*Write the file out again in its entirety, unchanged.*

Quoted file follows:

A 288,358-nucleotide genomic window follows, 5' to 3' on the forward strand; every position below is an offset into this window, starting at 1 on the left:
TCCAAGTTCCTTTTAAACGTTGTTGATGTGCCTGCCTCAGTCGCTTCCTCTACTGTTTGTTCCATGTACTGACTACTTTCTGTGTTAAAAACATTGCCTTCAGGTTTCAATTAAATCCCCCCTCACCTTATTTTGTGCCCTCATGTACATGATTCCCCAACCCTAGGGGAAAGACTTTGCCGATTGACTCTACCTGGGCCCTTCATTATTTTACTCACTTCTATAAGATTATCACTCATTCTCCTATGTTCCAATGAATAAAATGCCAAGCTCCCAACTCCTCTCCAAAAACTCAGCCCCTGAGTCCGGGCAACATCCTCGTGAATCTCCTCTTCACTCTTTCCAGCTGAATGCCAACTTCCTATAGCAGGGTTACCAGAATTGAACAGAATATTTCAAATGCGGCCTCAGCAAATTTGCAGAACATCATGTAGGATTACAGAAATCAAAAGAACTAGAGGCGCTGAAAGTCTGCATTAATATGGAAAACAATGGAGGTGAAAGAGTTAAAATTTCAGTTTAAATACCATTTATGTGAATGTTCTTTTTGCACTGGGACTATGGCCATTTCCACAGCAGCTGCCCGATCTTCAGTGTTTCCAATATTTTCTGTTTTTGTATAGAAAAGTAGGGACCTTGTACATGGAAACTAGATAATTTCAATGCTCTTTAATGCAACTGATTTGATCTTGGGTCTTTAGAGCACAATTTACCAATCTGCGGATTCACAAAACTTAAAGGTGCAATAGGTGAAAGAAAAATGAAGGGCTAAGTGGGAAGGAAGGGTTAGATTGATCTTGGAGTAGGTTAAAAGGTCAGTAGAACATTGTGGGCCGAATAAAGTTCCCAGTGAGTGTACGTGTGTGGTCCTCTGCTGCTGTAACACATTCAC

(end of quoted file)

A 288,358-nucleotide genomic window follows, 5' to 3' on the forward strand; every position below is an offset into this window, starting at 1 on the left:
TCCAAGTTCCTTTTAAACGTTGTTGATGTGCCTGCCTCAGTCGCTTCCTCTACTGTTTGTTCCATGTACTGACTACTTTCTGTGTTAAAAACATTGCCTTCAGGTTTCAATTAAATCCCCCCTCACCTTATTTTGTGCCCTCATGTACATGATTCCCCAACCCTAGGGGAAAGACTTTGCCGATTGACTCTACCTGGGCCCTTCATTATTTTACTCACTTCTATAAGATTATCACTCATTCTCCTATGTTCCAATGAATAAAATGCCAAGCTCCCAACTCCTCTCCAAAAACTCAGCCCCTGAGTCCGGGCAACATCCTCGTGAATCTCCTCTTCACTCTTTCCAGCTGAATGCCAACTTCCTATAGCAGGGTTACCAGAATTGAACAGAATATTTCAAATGCGGCCTCAGCAAATTTGCAGAACATCATGTAGGATTACAGAAATCAAAAGAACTAGAGGCGCTGAAAGTCTGCATTAATATGGAAAACAATGGAGGTGAAAGAGTTAAAATTTCAGTTTAAATACCATTTATGTGAATGTTCTTTTTGCACTGGGACTATGGCCATTTCCACAGCAGCTGCCCGATCTTCAGTGTTTCCAATATTTTCTGTTTTTGTATAGAAAAGTAGGGACCTTGTACATGGAAACTAGATAATTTCAATGCTCTTTAATGCAACTGATTTGATCTTGGGTCTTTAGAGCACAATTTACCAATCTGCGGATTCACAAAACTTAAAGGTGCAATAGGTGAAAGAAAAATGAAGGGCTAAGTGGGAAGGAAGGGTTAGATTGATCTTGGAGTAGGTTAAAAGGTCAGTAGAACATTGTGGGCCGAATAAAGTTCCCAGTGAGTGTACGTGTGTGGTCCTCTGCTGCTGTAACACATTCAC